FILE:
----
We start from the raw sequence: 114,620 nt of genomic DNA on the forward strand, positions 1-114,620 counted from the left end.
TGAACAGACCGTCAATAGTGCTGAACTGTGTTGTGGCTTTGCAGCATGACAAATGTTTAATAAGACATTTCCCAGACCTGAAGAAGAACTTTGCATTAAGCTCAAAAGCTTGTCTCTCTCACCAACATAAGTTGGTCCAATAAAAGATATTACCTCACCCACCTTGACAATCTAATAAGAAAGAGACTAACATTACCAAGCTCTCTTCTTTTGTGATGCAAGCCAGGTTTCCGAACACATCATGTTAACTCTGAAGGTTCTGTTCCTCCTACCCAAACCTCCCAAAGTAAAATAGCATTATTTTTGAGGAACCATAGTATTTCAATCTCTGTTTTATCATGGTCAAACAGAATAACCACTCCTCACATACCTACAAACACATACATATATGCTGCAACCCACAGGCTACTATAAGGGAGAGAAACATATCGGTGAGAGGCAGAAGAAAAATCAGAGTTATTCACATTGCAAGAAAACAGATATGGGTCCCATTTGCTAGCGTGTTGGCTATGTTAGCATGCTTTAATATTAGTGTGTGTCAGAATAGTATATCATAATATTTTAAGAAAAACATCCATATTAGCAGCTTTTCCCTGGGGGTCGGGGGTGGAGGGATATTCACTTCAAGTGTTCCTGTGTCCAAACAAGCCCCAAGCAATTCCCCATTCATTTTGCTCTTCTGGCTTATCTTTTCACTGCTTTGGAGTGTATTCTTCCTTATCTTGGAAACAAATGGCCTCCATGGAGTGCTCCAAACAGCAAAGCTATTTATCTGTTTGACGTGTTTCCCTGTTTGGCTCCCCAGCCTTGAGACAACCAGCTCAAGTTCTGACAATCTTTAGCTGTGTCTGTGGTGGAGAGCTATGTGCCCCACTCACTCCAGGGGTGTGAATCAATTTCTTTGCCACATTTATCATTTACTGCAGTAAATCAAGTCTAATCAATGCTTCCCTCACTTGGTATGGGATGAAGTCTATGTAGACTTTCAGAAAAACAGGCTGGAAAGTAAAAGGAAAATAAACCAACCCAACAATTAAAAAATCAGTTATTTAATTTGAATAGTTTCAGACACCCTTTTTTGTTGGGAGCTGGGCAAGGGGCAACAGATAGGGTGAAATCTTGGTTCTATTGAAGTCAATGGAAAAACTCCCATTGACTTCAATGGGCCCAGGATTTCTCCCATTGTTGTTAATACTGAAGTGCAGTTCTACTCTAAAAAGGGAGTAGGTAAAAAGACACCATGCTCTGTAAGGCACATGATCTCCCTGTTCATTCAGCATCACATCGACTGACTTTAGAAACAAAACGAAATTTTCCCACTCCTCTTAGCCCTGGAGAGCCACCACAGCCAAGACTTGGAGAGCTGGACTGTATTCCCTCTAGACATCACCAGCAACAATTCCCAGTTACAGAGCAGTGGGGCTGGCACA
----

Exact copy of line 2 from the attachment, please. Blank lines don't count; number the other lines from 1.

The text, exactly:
TGAACAGACCGTCAATAGTGCTGAACTGTGTTGTGGCTTTGCAGCATGACAAATGTTTAATAAGACATTTCCCAGACCTGAAGAAGAACTTTGCATTAAGCTCAAAAGCTTGTCTCTCTCACCAACATAAGTTGGTCCAATAAAAGATATTACCTCACCCACCTTGACAATCTAATAAGAAAGAGACTAACATTACCAAGCTCTCTTCTTTTGTGATGCAAGCCAGGTTTCCGAACACATCATGTTAACTCTGAAGGTTCTGTTCCTCCTACCCAAACCTCCCAAAGTAAAATAGCATTATTTTTGAGGAACCATAGTATTTCAATCTCTGTTTTATCATGGTCAAACAGAATAACCACTCCTCACATACCTACAAACACATACATATATGCTGCAACCCACAGGCTACTATAAGGGAGAGAAACATATCGGTGAGAGGCAGAAGAAAAATCAGAGTTATTCACATTGCAAGAAAACAGATATGGGTCCCATTTGCTAGCGTGTTGGCTATGTTAGCATGCTTTAATATTAGTGTGTGTCAGAATAGTATATCATAATATTTTAAGAAAAACATCCATATTAGCAGCTTTTCCCTGGGGGTCGGGGGTGGAGGGATATTCACTTCAAGTGTTCCTGTGTCCAAACAAGCCCCAAGCAATTCCCCATTCATTTTGCTCTTCTGGCTTATCTTTTCACTGCTTTGGAGTGTATTCTTCCTTATCTTGGAAACAAATGGCCTCCATGGAGTGCTCCAAACAGCAAAGCTATTTATCTGTTTGACGTGTTTCCCTGTTTGGCTCCCCAGCCTTGAGACAACCAGCTCAAGTTCTGACAATCTTTAGCTGTGTCTGTGGTGGAGAGCTATGTGCCCCACTCACTCCAGGGGTGTGAATCAATTTCTTTGCCACATTTATCATTTACTGCAGTAAATCAAGTCTAATCAATGCTTCCCTCACTTGGTATGGGATGAAGTCTATGTAGACTTTCAGAAAAACAGGCTGGAAAGTAAAAGGAAAATAAACCAACCCAACAATTAAAAAATCAGTTATTTAATTTGAATAGTTTCAGACACCCTTTTTTGTTGGGAGCTGGGCAAGGGGCAACAGATAGGGTGAAATCTTGGTTCTATTGAAGTCAATGGAAAAACTCCCATTGACTTCAATGGGCCCAGGATTTCTCCCATTGTTGTTAATACTGAAGTGCAGTTCTACTCTAAAAAGGGAGTAGGTAAAAAGACACCATGCTCTGTAAGGCACATGATCTCCCTGTTCATTCAGCATCACATCGACTGACTTTAGAAACAAAACGAAATTTTCCCACTCCTCTTAGCCCTGGAGAGCCACCACAGCCAAGACTTGGAGAGCTGGACTGTATTCCCTCTAGACATCACCAGCAACAATTCCCAGTTACAGAGCAGTGGGGCTGGCACA